THE WEDDING GUEST
THE WEDDING GUEST
THERE is no relation in life so important--none involving so much of
happiness or misery as that of husband and wife. Yet how rarely is
it that the parties when contracting this relation have large
experience clear insight into character or truly know themselves!
In each other they may have the tenderest confidence and for each
other the warmest love; but only a brief time can pass ere they
will discover that the harmonious progression of two minds each of
which has gained an individual and independent movement is not
always a thing of easy attainment. Too soon alas! is felt a jar of
discord--too soon self-will claims an individual freedom of action
that is not fully accorded; and unless there is wisdom and
forbearance temporary or permanent unhappiness is sure to follow.
Much has been written on the true relation of married partners and
we cannot do a better service to the bride and bridegroom than by
gathering words of wisdom on this subject from all sources within
our reach and presenting them in as attractive a form as possible.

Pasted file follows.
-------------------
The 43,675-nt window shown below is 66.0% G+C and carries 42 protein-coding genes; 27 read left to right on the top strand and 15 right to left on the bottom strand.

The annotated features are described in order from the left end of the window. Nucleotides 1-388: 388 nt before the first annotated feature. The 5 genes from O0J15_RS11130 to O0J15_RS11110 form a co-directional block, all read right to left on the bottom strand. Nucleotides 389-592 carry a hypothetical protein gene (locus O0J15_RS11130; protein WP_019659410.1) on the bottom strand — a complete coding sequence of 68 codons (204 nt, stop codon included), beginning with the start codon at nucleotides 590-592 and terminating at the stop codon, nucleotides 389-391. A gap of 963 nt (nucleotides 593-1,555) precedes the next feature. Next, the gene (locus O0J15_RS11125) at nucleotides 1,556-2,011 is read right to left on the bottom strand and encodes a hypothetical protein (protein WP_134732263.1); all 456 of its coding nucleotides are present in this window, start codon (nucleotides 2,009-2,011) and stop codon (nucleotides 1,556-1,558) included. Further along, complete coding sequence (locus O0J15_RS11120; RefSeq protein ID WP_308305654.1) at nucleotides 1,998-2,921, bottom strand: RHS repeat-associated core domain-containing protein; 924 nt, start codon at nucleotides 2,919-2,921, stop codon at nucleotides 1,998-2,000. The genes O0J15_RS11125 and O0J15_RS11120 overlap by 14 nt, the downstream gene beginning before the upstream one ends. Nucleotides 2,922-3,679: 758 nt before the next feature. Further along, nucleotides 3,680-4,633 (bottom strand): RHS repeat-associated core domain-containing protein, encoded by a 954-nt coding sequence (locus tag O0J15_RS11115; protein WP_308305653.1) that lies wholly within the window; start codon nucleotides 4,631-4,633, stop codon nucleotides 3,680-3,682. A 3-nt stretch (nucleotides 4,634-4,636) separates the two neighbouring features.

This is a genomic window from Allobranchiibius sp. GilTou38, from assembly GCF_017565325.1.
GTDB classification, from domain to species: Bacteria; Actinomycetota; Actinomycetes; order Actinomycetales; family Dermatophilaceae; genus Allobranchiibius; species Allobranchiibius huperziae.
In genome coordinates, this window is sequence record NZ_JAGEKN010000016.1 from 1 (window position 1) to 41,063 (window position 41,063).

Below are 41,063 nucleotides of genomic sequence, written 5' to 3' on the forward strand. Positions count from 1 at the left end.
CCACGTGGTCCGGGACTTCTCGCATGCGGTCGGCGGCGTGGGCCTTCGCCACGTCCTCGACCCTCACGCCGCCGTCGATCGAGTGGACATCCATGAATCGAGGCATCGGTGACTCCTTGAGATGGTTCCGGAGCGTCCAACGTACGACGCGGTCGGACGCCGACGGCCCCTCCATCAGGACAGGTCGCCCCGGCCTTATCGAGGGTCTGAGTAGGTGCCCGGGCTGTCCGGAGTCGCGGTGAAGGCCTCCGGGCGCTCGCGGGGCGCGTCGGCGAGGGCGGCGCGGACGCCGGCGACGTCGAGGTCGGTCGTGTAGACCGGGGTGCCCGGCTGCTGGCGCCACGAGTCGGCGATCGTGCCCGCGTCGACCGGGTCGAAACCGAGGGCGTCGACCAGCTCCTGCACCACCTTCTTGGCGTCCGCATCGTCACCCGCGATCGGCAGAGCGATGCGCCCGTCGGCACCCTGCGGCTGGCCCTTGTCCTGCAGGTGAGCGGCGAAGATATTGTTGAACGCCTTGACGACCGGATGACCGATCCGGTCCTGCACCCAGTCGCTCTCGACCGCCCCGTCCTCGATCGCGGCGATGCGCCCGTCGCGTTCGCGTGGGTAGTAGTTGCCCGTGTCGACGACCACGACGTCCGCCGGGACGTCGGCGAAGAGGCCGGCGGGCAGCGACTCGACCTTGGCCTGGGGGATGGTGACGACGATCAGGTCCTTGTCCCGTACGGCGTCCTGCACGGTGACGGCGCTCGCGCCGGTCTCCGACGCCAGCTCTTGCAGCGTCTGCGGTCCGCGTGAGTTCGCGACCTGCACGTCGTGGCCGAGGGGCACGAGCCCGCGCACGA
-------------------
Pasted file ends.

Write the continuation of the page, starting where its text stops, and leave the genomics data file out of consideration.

And this we have done in the present volume to which as the
title-page indicates we bear only the relation of editor. In it
will be found pictures of life serious counsel earnest admonition
and hints and suggestions which if wisely followed will keep the
sky bright with sunshine or scatter the gathering clouds ere they
break in angry storms. May this "WEDDING GUEST" receive as warm a
welcome as we desire.
THE EVENING BEFORE MARRIAGE 7
THE WIFE 14
THE BRIDE'S SISTER 34
LOVE vs. HEALTH 35
THE YOUNG HOUSEKEEPER 45
TO AN ABSENT WIFE 57
THE WORD OF PRAISE 58
LETTERS TO A YOUNG WIFE FROM A MARRIED LADY 71
THE WIFE 82
BE GENTLE WITH THY WIFE 83
A TRUE TALE OF LIFE 84
MAN AND WOMAN 102
THE FAIRY WIFE--AN APOLOGUE 106
A BRIEF HISTORY IN THREE PARTS WITH A SEQUEL 109
ELMA'S MISSION 111
LIVING LIKE A LADY 128
LADY LUCY'S SECRET 133
A WORD FOR WIVES 144
NO JEWELLED BEAUTY 147
THE FIRST MARRIAGE IN THE FAMILY 148